After adding water, although the alcohol concentration is reduced, the aroma and taste will also be slightly weakened. This is because it is diluted with water, and there will inevitably be some unavoidable results. In contrast, raw sake does not lose its flavor because it does not add water, and you can fully experience the sweetness, body and sourness of Japanese sake, which is strong and rich.

It sounds like raw wine has all advantages and no disadvantages, but it is not. For example, if you always eat heavy-flavored dishes, your stomach will be overwhelmed, and drinking raw wine will also make you feel tired. If you want to enjoy Japanese sake leisurely and to your heart’s content, most of the sake with water is more suitable. In fact, if the original wine is a little tired, you can also add some water yourself. In this way, it will immediately become very easy to enter. (But don’t add too much and make the taste too weak!)

In the past, it was a matter of course to add water to Japanese sake, so even if it was added, it would not specifically say “add water” on the label. As long as the identification mark says “raw sake” or “nothing is marked”, it can be distinguished.

The third type: heavy flavor “raw wine” and “mountain waste”

The last important point is whether this wine is raw wine or mountain waste.

Sake and Yamaha use natural lactic acid bacteria, which are Japanese sake brewed by the survival competition of various bacteria. If quick brewing is a flower cultivated in a greenhouse, then Shengji and Shanfei are small wildflowers that grow in weeds and compete for survival.

For wines like Shengjiu or Shanfei, the vitality of the yeast will become stronger after the competition for survival. Most of the brewed Japanese sake is thicker and stronger than the average, and the taste and sourness are also stronger. Because of its strong taste, it tastes very good after heating; on the other hand, most of the fast brewing wines are refreshing and slender. Of course, there are exceptions, but when you want to feel the rich taste, you can choose the wine with the words “Shenggui” or “Shanfei” on the label. Basically, you can’t go wrong.

Type 4: Find your favorite wine based on the three major criteria

It can be seen from this that there are three major criteria that affect the taste of Japanese sake. It can also be said that other factors have less influence on taste in comparison.

– “Sake” or “Fire”

– “Original wine” or “Add water”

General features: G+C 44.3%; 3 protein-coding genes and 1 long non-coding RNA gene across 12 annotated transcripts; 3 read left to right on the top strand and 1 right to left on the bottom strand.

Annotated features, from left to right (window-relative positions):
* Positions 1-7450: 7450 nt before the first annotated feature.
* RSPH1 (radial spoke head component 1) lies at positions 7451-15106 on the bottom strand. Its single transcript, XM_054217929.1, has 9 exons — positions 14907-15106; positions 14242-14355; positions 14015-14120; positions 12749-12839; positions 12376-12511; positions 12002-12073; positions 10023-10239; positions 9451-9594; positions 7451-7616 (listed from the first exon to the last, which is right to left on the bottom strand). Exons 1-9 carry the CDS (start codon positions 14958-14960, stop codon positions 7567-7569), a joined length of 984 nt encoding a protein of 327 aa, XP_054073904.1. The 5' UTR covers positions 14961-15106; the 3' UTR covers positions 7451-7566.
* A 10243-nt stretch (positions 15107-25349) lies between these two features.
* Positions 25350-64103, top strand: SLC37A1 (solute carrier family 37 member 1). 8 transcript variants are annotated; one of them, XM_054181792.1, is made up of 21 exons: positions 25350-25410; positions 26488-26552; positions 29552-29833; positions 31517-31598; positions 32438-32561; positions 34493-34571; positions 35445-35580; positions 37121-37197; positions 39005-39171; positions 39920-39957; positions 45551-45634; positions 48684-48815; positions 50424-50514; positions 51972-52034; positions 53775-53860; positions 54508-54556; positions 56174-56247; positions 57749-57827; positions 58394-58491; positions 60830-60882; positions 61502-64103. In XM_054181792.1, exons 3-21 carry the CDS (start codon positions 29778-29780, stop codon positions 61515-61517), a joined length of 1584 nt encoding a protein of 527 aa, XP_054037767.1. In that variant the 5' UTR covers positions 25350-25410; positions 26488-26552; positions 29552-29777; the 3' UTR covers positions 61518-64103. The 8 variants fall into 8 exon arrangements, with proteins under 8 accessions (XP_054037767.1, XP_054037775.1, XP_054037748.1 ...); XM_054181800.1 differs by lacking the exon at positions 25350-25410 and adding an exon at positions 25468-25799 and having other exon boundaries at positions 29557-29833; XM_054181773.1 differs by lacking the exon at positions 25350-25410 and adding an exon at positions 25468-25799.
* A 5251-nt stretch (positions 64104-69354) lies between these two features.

– “Raw Brew”, “Mountain Waste” or “Quick Brew”

Combine these elements according to what you learned earlier. For example, if it is both “namashu” and “raw sake”, and it is “namawake”, then it is “namawake”. In addition, each standard axis is the former with a strong taste and the latter with a refreshing type.

56Among them, it is recommended that you try it first, which is the “raw sake” of “namawake”, that is, “namawake”. This sake has the gorgeous fresh aroma of “raw sake” and the rich taste of “raw sake”, making it very delicious. If it is combined with “unfiltered”, it becomes “unfiltered raw sake”. The taste is even more impressive, and it tastes like freshly brewed wine. The refreshing sweetness exudes a fruity aroma, and due to the slightly higher alcohol concentration, it is basically suitable for sipping slowly. If you add the standard of “unfiltered original wine”, you can understand your preferences more clearly when compared with other wines. For example, if you like a calmer aroma, less sour-sweet taste, or a lower alcohol concentration and stronger taste, set various conditions to find.

You can try to compare the taste of unfiltered raw wine, raw unfiltered raw wine or Shanfei unfiltered raw wine. In this way, you can know whether you like raw wine, mountain waste type, or instant brewed type. Let’s compare unfiltered raw wines and wines that have been filtered and added to the fire.

By comparing like this, you can understand your preferences. For example, what you like is unfiltered raw wine. Then find out the difference between the wine with a specific name and try it gradually.

Drink more, try more, and master the type of Japanese sake you like step by step. Finally, it is even better when paired with a glass wine glass unique to Japan.